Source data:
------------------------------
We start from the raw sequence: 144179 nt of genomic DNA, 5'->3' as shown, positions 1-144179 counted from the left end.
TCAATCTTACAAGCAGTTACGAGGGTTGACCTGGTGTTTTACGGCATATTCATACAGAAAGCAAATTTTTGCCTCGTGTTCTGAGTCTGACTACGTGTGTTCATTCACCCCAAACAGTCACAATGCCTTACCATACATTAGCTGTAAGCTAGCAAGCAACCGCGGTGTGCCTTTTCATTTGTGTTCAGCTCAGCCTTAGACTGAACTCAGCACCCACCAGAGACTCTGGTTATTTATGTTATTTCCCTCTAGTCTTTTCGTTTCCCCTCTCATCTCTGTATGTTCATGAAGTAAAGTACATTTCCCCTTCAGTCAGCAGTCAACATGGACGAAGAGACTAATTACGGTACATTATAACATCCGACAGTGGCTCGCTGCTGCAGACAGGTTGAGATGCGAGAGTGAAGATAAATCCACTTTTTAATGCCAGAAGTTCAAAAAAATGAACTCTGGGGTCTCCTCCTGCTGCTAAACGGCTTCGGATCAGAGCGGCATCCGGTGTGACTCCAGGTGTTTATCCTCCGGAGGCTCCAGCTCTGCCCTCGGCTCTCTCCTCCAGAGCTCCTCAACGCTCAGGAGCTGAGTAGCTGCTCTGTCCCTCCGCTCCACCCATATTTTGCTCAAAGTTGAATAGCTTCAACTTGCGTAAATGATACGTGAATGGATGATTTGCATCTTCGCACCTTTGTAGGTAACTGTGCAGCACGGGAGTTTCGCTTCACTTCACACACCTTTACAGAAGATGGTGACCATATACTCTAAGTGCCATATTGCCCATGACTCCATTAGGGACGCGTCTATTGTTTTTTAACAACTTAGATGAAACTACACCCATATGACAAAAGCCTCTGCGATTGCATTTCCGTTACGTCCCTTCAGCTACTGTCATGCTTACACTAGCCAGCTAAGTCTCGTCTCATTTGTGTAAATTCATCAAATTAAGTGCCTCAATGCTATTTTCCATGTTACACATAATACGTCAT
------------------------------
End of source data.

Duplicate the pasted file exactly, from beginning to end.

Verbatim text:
We start from the raw sequence: 144179 nt of genomic DNA, 5'->3' as shown, positions 1-144179 counted from the left end.
TCAATCTTACAAGCAGTTACGAGGGTTGACCTGGTGTTTTACGGCATATTCATACAGAAAGCAAATTTTTGCCTCGTGTTCTGAGTCTGACTACGTGTGTTCATTCACCCCAAACAGTCACAATGCCTTACCATACATTAGCTGTAAGCTAGCAAGCAACCGCGGTGTGCCTTTTCATTTGTGTTCAGCTCAGCCTTAGACTGAACTCAGCACCCACCAGAGACTCTGGTTATTTATGTTATTTCCCTCTAGTCTTTTCGTTTCCCCTCTCATCTCTGTATGTTCATGAAGTAAAGTACATTTCCCCTTCAGTCAGCAGTCAACATGGACGAAGAGACTAATTACGGTACATTATAACATCCGACAGTGGCTCGCTGCTGCAGACAGGTTGAGATGCGAGAGTGAAGATAAATCCACTTTTTAATGCCAGAAGTTCAAAAAAATGAACTCTGGGGTCTCCTCCTGCTGCTAAACGGCTTCGGATCAGAGCGGCATCCGGTGTGACTCCAGGTGTTTATCCTCCGGAGGCTCCAGCTCTGCCCTCGGCTCTCTCCTCCAGAGCTCCTCAACGCTCAGGAGCTGAGTAGCTGCTCTGTCCCTCCGCTCCACCCATATTTTGCTCAAAGTTGAATAGCTTCAACTTGCGTAAATGATACGTGAATGGATGATTTGCATCTTCGCACCTTTGTAGGTAACTGTGCAGCACGGGAGTTTCGCTTCACTTCACACACCTTTACAGAAGATGGTGACCATATACTCTAAGTGCCATATTGCCCATGACTCCATTAGGGACGCGTCTATTGTTTTTTAACAACTTAGATGAAACTACACCCATATGACAAAAGCCTCTGCGATTGCATTTCCGTTACGTCCCTTCAGCTACTGTCATGCTTACACTAGCCAGCTAAGTCTCGTCTCATTTGTGTAAATTCATCAAATTAAGTGCCTCAATGCTATTTTCCATGTTACACATAATACGTCAT